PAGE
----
Reached the 100,000: Solar Lanterns Donated to 131 Organizations in 30 Countries over Five Years
Panasonic Malaysia has become the first overseas group company to join the 100 Thousand Solar Lanterns Project. Solar lanterns were donated to indigenous people living on islands on Lake Temenggor. The circle of giving is expanding.
Though Malaysia's electrification rate is reportedly close to 100%, some parts of the country still have no access to electricity. One example is the isolated islands on Lake Temenggor, located five hours north by car and another hour by boat from the capital of Kuala Lumpur. The islands are home to indigenous people (known in Malaysia as Orang Asli) who are maintaining their unique culture while leading a fishing-based lifestyle that is mostly self-sufficient.
The recent donation was made possible when an employee from Panasonic Malaysia participated in an aid program for indigenous people, organized by a local volunteer organization, International Christian Commission Malaysia (ICCM).
Multiple indigenous groups live on the island, each speaking its own language. The people live by fishing and hunting, and they survive mostly without any cash income, but most of their energy is used just to get enough food to eat.
Though some of the big villages have received a power generator from the government, many other small villages are still without electricity. As a result, most of the people of those villages were forced to depend on the light of kerosene lamps at night which was completely dark without such lights.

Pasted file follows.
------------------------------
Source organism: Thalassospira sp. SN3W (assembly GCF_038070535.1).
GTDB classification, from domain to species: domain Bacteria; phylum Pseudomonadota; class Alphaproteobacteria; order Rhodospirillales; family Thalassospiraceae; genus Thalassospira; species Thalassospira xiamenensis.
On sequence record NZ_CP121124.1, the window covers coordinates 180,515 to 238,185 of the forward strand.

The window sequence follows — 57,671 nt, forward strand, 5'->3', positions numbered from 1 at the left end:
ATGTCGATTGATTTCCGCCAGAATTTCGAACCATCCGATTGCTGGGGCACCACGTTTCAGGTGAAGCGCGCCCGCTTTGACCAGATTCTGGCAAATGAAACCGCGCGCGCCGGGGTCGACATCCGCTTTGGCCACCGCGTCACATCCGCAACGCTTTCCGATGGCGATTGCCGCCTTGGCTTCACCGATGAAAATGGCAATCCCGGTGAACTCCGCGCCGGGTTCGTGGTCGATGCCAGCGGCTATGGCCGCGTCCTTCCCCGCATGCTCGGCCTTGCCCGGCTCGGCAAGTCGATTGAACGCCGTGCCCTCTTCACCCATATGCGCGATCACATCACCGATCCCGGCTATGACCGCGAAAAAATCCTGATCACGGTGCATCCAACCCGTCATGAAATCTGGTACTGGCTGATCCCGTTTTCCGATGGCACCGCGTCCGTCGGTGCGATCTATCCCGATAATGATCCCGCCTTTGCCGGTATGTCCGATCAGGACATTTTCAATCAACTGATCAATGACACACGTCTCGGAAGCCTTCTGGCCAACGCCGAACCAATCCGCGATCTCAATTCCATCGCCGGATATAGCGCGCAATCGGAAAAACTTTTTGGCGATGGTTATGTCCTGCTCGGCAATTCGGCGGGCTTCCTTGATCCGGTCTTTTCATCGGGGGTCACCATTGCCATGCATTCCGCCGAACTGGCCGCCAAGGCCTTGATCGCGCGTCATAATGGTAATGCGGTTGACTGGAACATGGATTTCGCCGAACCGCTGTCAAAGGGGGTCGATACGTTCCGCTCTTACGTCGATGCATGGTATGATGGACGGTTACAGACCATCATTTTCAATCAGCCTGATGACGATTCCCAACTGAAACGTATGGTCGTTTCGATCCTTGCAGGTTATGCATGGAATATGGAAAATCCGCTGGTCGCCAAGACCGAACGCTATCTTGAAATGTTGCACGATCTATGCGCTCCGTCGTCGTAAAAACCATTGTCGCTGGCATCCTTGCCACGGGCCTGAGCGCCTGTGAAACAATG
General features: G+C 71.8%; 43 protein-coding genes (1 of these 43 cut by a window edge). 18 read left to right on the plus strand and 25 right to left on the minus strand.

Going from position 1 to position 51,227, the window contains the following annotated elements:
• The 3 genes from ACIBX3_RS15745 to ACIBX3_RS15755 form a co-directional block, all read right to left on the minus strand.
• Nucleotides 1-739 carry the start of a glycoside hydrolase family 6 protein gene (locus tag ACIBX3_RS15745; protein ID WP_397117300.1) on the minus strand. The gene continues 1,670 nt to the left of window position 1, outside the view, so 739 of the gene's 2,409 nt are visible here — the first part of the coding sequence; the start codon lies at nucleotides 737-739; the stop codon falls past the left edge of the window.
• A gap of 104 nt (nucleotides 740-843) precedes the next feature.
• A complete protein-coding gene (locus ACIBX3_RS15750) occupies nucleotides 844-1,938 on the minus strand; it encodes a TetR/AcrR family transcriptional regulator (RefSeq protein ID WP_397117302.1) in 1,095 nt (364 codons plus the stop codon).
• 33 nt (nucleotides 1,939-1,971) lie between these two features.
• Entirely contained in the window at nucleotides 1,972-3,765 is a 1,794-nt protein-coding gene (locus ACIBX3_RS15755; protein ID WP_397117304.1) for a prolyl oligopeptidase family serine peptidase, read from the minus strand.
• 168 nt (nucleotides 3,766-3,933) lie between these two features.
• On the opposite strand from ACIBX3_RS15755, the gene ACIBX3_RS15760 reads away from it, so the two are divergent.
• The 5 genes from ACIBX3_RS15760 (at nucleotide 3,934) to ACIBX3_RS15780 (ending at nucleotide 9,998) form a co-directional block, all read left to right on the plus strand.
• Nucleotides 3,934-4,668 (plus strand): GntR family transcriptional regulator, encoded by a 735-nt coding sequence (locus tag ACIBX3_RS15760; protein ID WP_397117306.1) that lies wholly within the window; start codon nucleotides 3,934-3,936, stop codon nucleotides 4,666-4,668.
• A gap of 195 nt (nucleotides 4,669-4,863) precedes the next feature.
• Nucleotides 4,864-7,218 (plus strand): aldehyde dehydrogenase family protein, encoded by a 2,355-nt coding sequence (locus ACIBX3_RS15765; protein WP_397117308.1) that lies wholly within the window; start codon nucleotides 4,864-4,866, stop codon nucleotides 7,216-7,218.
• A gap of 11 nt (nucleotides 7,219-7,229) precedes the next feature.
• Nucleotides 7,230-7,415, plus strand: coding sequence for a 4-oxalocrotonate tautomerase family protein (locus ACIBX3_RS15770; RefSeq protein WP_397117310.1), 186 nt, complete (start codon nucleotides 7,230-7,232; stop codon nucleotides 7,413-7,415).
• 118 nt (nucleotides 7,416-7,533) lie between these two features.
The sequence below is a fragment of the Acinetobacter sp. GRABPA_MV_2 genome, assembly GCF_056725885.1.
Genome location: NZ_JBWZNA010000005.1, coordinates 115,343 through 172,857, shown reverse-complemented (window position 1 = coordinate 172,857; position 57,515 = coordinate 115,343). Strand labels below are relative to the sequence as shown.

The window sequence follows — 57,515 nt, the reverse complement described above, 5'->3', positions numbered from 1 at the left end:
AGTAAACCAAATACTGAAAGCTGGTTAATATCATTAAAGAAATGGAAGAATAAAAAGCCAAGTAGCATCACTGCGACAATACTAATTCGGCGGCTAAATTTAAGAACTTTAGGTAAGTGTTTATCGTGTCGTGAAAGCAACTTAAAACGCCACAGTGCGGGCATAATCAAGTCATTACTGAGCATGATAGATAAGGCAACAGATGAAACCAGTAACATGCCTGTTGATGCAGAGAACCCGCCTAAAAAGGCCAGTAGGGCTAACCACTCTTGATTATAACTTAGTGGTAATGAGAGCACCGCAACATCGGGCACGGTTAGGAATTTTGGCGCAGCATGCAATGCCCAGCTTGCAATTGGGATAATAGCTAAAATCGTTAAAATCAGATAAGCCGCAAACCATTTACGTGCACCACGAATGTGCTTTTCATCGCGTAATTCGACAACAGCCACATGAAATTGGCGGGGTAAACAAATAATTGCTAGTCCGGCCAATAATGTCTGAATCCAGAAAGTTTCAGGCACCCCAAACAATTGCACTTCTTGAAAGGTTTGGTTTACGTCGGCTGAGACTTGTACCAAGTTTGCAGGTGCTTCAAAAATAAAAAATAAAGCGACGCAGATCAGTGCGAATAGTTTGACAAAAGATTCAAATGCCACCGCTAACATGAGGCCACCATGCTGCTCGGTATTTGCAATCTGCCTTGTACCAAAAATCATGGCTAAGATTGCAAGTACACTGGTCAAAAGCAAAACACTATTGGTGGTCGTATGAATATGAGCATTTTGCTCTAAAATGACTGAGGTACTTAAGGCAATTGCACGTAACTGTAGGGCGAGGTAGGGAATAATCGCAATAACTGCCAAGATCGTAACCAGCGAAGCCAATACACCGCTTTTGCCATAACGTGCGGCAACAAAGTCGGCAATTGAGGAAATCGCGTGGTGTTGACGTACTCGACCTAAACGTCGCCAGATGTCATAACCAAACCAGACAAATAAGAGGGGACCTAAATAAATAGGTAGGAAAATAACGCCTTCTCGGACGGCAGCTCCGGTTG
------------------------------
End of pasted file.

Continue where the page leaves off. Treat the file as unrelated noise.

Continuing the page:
After the installation of the solar lanterns, they have become able to carry on their activities at night such as cooking, studying or to cope with certain emergency situations at night.
In mid-March 2014, a team of several members, including the top management of Panasonic Malaysia, visited two villages and donated a total of 15 solar lanterns.
When they arrived in each village, many villagers gathered. After an explanation on how to use the solar lanterns, they were set up in the village gathering space. The Panasonic Malaysia team had the opportunity to interact with villagers through an art workshop for children, conducted by ICCM staff.
Later, in July, a total of eight solar lanterns were donated to four other villages.
This first donation led by a group company overseas was completed successfully, to the joy of many and thanks to the active participation of the company's top management. This donation brought the number of recipient countries to ten. We hope to continue expanding this circle of giving, together with other Panasonic group companies around the world.